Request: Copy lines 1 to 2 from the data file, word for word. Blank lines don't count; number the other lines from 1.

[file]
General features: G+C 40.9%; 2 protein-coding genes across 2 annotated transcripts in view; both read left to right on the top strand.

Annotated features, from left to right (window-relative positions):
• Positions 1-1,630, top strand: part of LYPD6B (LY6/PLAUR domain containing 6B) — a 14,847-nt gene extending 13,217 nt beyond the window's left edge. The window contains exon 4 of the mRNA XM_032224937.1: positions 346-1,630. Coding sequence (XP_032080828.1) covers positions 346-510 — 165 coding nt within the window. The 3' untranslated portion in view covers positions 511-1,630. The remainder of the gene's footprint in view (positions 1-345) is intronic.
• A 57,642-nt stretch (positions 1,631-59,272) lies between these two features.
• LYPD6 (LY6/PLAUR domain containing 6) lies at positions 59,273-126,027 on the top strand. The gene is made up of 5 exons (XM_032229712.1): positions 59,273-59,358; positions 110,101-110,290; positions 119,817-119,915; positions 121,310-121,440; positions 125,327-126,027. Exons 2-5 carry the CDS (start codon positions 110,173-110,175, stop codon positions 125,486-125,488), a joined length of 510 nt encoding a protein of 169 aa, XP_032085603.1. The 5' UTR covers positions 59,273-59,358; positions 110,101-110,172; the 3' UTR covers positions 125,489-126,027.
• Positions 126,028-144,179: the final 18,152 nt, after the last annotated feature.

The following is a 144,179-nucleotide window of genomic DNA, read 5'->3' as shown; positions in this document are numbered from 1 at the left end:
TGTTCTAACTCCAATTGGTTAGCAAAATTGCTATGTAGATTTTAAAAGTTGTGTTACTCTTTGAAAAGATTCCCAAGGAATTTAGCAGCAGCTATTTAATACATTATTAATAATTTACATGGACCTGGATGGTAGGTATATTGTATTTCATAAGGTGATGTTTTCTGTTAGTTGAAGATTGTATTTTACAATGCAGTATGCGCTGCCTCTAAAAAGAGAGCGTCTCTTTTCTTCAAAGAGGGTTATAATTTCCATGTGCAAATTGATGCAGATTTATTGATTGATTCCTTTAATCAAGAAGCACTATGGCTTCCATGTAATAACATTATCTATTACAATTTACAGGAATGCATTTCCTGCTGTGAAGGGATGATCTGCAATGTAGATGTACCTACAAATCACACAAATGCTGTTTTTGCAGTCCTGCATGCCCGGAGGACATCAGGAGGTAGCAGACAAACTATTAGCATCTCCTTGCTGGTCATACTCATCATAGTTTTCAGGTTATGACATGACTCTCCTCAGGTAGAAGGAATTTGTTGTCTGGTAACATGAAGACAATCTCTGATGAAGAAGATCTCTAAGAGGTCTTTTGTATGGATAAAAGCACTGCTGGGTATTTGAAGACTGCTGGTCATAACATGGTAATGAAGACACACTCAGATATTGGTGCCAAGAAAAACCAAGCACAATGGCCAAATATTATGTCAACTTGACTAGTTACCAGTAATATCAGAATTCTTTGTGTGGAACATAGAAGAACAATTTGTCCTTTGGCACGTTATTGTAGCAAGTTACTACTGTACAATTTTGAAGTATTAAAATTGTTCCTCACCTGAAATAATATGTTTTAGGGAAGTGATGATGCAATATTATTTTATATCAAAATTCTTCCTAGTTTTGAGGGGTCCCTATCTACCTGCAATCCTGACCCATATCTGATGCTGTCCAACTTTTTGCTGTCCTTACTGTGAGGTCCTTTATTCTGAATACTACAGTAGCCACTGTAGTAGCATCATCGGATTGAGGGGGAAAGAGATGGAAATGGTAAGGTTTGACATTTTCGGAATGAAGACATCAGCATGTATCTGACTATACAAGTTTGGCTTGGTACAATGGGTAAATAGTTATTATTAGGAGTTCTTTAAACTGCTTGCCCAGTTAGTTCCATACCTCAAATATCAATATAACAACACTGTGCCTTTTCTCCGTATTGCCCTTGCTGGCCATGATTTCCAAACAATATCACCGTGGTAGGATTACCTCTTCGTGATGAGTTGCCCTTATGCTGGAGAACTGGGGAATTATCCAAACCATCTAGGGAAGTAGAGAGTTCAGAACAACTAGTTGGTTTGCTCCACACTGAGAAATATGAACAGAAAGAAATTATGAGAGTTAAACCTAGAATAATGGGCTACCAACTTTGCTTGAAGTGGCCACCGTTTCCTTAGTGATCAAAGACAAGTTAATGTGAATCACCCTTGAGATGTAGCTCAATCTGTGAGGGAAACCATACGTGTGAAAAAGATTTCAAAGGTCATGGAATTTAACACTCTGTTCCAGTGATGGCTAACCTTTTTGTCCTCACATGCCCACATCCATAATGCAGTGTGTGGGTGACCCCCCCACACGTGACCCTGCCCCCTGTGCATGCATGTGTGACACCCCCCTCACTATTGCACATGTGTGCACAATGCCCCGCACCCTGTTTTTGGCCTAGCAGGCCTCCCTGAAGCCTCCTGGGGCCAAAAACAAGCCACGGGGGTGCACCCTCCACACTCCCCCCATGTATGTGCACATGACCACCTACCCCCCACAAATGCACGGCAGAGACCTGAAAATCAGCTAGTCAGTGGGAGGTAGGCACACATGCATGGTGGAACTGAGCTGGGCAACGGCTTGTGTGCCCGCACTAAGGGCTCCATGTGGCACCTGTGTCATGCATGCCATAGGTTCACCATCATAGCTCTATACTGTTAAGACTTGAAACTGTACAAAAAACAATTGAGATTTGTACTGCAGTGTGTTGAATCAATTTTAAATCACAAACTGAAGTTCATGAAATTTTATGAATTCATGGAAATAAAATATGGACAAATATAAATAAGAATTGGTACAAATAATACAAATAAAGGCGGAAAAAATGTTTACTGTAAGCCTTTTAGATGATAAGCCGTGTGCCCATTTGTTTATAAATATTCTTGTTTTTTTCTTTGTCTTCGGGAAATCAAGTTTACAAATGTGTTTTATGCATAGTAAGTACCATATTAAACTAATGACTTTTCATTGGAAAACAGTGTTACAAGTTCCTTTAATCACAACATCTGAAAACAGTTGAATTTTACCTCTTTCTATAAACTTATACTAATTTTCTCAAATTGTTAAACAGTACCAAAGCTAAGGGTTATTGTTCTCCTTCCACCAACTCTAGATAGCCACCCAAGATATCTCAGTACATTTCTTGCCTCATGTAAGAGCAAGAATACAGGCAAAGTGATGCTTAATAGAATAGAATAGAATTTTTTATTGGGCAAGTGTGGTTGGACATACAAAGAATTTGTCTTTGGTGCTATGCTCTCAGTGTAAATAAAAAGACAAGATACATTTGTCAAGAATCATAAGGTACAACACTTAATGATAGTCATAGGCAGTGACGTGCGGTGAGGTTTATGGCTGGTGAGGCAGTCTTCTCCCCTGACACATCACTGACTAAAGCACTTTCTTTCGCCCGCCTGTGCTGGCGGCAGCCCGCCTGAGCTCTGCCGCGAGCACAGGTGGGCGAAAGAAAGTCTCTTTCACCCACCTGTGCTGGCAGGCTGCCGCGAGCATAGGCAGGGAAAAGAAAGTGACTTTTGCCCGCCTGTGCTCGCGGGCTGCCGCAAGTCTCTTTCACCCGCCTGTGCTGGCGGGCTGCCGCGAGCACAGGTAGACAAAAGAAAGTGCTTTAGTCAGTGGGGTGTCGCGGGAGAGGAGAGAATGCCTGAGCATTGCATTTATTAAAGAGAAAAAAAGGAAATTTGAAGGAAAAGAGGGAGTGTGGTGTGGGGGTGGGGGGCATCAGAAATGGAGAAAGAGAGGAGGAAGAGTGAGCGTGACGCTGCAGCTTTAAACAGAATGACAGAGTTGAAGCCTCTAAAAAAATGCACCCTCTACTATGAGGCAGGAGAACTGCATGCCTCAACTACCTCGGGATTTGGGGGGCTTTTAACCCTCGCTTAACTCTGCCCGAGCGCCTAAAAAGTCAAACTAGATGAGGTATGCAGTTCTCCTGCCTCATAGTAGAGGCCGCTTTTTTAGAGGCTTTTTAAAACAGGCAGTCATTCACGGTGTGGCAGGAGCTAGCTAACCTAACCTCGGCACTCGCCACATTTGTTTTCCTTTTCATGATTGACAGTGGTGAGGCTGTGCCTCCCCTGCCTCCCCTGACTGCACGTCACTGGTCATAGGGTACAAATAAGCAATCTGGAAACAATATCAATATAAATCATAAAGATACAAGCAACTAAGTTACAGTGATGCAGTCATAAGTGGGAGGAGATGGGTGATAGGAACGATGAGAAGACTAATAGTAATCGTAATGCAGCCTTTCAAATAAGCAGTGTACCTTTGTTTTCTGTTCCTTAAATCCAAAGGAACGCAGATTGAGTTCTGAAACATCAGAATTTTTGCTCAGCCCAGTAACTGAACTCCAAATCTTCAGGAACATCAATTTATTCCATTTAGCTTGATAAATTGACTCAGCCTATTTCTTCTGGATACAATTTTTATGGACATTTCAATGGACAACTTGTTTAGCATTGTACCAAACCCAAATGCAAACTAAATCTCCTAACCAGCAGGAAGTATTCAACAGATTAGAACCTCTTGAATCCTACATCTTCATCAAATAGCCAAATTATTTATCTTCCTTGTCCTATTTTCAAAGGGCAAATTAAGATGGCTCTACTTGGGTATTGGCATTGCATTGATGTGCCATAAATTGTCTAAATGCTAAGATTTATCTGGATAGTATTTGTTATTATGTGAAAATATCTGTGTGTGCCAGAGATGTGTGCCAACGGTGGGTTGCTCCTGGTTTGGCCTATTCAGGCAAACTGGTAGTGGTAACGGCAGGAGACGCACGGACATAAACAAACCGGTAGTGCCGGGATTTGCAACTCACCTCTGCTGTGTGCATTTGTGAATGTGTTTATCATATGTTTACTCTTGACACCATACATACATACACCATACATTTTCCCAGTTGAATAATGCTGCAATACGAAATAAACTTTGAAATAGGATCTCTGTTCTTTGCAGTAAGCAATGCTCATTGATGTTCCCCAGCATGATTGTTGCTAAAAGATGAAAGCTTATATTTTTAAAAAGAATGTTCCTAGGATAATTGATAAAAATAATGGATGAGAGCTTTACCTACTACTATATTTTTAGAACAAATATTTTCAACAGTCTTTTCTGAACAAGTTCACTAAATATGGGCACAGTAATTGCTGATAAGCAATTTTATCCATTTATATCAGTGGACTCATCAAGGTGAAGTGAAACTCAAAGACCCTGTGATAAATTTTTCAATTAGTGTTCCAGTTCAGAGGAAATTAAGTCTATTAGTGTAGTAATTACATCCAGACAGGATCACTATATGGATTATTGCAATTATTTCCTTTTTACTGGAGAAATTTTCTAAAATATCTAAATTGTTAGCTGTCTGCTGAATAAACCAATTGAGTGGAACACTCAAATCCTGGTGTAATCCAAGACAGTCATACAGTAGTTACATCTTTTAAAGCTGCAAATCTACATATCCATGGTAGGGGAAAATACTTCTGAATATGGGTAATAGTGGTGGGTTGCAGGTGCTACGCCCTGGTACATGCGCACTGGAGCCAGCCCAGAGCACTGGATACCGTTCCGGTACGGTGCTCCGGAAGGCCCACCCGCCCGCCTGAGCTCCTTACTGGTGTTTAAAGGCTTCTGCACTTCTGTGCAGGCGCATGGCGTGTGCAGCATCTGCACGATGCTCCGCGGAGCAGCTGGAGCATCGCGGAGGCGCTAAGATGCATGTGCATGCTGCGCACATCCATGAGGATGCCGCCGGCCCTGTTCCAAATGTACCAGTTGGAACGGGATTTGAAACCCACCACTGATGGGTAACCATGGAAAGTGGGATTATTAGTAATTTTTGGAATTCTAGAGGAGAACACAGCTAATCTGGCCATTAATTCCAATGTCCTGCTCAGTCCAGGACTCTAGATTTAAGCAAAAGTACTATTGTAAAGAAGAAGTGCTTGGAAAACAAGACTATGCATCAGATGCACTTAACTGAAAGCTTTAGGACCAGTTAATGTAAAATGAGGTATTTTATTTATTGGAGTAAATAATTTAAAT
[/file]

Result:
General features: G+C 40.9%; 2 protein-coding genes across 2 annotated transcripts in view; both read left to right on the top strand.

Annotated features, from left to right (window-relative positions):